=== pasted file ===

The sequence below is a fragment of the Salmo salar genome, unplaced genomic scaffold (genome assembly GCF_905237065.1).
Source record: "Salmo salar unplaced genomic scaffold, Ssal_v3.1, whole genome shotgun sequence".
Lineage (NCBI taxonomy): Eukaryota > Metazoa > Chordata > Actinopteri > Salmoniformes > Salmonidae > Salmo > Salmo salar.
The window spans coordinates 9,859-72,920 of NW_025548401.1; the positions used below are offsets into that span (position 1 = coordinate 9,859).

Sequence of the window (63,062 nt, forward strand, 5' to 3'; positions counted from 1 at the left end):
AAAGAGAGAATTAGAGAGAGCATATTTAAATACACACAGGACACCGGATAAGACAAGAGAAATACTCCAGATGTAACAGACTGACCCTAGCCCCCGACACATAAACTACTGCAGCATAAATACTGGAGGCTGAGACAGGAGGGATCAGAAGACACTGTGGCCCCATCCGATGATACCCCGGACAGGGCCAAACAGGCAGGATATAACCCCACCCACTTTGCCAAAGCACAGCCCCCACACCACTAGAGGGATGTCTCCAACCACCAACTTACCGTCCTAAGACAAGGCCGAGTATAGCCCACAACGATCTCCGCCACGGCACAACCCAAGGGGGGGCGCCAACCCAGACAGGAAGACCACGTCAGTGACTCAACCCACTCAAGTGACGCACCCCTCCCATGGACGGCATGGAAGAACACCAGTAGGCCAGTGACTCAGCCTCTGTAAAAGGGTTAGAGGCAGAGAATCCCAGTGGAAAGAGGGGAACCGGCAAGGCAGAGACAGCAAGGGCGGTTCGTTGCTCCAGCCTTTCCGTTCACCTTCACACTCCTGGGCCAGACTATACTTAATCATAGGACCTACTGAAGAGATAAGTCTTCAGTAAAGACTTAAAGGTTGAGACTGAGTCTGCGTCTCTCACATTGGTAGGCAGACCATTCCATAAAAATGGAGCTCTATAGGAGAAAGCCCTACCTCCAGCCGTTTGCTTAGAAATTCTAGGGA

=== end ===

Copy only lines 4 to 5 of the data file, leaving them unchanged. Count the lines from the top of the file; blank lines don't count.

The window spans coordinates 9,859-72,920 of NW_025548401.1; the positions used below are offsets into that span (position 1 = coordinate 9,859).

Sequence of the window (63,062 nt, forward strand, 5' to 3'; positions counted from 1 at the left end):